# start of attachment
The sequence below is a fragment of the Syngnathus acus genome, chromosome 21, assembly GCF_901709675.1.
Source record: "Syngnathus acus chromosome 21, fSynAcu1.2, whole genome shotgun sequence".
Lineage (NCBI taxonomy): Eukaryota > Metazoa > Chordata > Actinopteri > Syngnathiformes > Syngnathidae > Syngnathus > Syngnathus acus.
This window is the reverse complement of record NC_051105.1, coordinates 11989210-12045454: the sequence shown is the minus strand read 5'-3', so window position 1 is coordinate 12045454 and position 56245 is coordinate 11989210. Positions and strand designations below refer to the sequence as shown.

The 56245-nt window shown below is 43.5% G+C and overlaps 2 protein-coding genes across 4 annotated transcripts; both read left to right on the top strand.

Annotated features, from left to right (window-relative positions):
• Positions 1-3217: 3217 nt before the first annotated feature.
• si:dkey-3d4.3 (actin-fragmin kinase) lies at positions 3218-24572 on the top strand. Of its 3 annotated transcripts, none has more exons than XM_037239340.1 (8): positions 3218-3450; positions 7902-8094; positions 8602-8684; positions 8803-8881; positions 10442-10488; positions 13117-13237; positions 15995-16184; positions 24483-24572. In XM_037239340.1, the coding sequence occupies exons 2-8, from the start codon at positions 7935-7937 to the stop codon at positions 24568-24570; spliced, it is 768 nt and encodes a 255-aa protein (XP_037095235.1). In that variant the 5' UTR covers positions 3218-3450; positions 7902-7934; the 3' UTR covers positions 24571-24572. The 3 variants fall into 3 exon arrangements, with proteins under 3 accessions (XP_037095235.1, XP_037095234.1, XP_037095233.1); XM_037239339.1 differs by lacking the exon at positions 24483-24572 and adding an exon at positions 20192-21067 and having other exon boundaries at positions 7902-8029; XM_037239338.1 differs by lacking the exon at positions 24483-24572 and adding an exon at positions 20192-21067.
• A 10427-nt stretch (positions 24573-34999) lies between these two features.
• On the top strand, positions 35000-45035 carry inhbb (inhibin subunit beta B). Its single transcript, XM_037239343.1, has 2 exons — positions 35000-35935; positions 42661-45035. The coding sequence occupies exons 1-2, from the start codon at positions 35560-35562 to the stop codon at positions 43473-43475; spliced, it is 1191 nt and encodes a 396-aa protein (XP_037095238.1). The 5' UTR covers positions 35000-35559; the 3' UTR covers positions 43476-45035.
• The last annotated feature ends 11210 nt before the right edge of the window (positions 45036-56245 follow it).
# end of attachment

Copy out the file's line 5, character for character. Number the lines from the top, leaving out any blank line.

The 56245-nt window shown below is 43.5% G+C and overlaps 2 protein-coding genes across 4 annotated transcripts; both read left to right on the top strand.